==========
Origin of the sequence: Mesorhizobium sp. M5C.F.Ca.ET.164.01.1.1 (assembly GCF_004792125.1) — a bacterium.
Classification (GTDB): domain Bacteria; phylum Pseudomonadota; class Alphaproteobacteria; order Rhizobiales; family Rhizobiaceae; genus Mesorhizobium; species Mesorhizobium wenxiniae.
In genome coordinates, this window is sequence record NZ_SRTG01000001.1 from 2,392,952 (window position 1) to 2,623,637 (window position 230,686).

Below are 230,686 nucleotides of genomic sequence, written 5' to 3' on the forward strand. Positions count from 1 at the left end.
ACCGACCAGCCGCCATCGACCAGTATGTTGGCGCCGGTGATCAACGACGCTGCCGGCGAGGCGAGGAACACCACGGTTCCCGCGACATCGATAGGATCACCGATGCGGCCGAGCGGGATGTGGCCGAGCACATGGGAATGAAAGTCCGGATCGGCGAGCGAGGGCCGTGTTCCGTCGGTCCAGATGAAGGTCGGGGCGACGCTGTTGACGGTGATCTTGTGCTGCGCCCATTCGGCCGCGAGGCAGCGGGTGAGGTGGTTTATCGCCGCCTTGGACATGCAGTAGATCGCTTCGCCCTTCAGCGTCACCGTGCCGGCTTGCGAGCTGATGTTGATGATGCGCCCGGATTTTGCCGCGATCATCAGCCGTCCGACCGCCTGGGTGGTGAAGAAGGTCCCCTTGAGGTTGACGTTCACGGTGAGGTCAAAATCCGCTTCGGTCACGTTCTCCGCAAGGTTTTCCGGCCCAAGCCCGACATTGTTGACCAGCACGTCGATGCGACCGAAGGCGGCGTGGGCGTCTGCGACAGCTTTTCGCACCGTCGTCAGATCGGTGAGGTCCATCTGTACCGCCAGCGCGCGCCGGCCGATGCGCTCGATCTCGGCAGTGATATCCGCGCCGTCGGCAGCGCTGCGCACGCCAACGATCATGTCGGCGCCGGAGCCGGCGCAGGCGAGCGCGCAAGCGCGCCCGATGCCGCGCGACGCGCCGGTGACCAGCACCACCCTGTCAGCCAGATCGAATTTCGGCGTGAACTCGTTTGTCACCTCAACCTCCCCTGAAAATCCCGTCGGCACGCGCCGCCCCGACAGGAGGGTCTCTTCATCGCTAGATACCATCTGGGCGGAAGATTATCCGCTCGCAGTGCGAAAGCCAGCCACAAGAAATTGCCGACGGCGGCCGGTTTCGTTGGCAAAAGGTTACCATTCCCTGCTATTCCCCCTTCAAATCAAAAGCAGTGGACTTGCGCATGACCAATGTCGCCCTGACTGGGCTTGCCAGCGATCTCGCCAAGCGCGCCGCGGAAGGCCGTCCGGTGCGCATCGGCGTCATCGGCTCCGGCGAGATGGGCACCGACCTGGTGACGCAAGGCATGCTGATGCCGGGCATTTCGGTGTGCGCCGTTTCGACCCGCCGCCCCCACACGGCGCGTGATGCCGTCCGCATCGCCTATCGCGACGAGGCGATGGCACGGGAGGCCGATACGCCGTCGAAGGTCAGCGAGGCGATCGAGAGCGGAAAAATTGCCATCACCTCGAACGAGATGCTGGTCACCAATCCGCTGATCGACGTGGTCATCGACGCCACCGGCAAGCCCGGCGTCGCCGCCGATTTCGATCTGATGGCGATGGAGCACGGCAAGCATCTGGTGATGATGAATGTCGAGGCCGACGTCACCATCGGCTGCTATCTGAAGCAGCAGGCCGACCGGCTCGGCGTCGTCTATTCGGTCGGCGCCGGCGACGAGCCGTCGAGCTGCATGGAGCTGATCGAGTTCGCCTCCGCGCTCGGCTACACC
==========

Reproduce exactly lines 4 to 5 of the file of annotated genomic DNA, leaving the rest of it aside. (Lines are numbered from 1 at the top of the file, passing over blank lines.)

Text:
Below are 230,686 nucleotides of genomic sequence, written 5' to 3' on the forward strand. Positions count from 1 at the left end.
ACCGACCAGCCGCCATCGACCAGTATGTTGGCGCCGGTGATCAACGACGCTGCCGGCGAGGCGAGGAACACCACGGTTCCCGCGACATCGATAGGATCACCGATGCGGCCGAGCGGGATGTGGCCGAGCACATGGGAATGAAAGTCCGGATCGGCGAGCGAGGGCCGTGTTCCGTCGGTCCAGATGAAGGTCGGGGCGACGCTGTTGACGGTGATCTTGTGCTGCGCCCATTCGGCCGCGAGGCAGCGGGTGAGGTGGTTTATCGCCGCCTTGGACATGCAGTAGATCGCTTCGCCCTTCAGCGTCACCGTGCCGGCTTGCGAGCTGATGTTGATGATGCGCCCGGATTTTGCCGCGATCATCAGCCGTCCGACCGCCTGGGTGGTGAAGAAGGTCCCCTTGAGGTTGACGTTCACGGTGAGGTCAAAATCCGCTTCGGTCACGTTCTCCGCAAGGTTTTCCGGCCCAAGCCCGACATTGTTGACCAGCACGTCGATGCGACCGAAGGCGGCGTGGGCGTCTGCGACAGCTTTTCGCACCGTCGTCAGATCGGTGAGGTCCATCTGTACCGCCAGCGCGCGCCGGCCGATGCGCTCGATCTCGGCAGTGATATCCGCGCCGTCGGCAGCGCTGCGCACGCCAACGATCATGTCGGCGCCGGAGCCGGCGCAGGCGAGCGCGCAAGCGCGCCCGATGCCGCGCGACGCGCCGGTGACCAGCACCACCCTGTCAGCCAGATCGAATTTCGGCGTGAACTCGTTTGTCACCTCAACCTCCCCTGAAAATCCCGTCGGCACGCGCCGCCCCGACAGGAGGGTCTCTTCATCGCTAGATACCATCTGGGCGGAAGATTATCCGCTCGCAGTGCGAAAGCCAGCCACAAGAAATTGCCGACGGCGGCCGGTTTCGTTGGCAAAAGGTTACCATTCCCTGCTATTCCCCCTTCAAATCAAAAGCAGTGGACTTGCGCATGACCAATGTCGCCCTGACTGGGCTTGCCAGCGATCTCGCCAAGCGCGCCGCGGAAGGCCGTCCGGTGCGCATCGGCGTCATCGGCTCCGGCGAGATGGGCACCGACCTGGTGACGCAAGGCATGCTGATGCCGGGCATTTCGGTGTGCGCCGTTTCGACCCGCCGCCCCCACACGGCGCGTGATGCCGTCCGCATCGCCTATCGCGACGAGGCGATGGCACGGGAGGCCGATACGCCGTCGAAGGTCAGCGAGGCGATCGAGAGCGGAAAAATTGCCATCACCTCGAACGAGATGCTGGTCACCAATCCGCTGATCGACGTGGTCATCGACGCCACCGGCAAGCCCGGCGTCGCCGCCGATTTCGATCTGATGGCGATGGAGCACGGCAAGCATCTGGTGATGATGAATGTCGAGGCCGACGTCACCATCGGCTGCTATCTGAAGCAGCAGGCCGACCGGCTCGGCGTCGTCTATTCGGTCGGCGCCGGCGACGAGCCGTCGAGCTGCATGGAGCTGATCGAGTTCGCCTCCGCGCTCGGCTACACC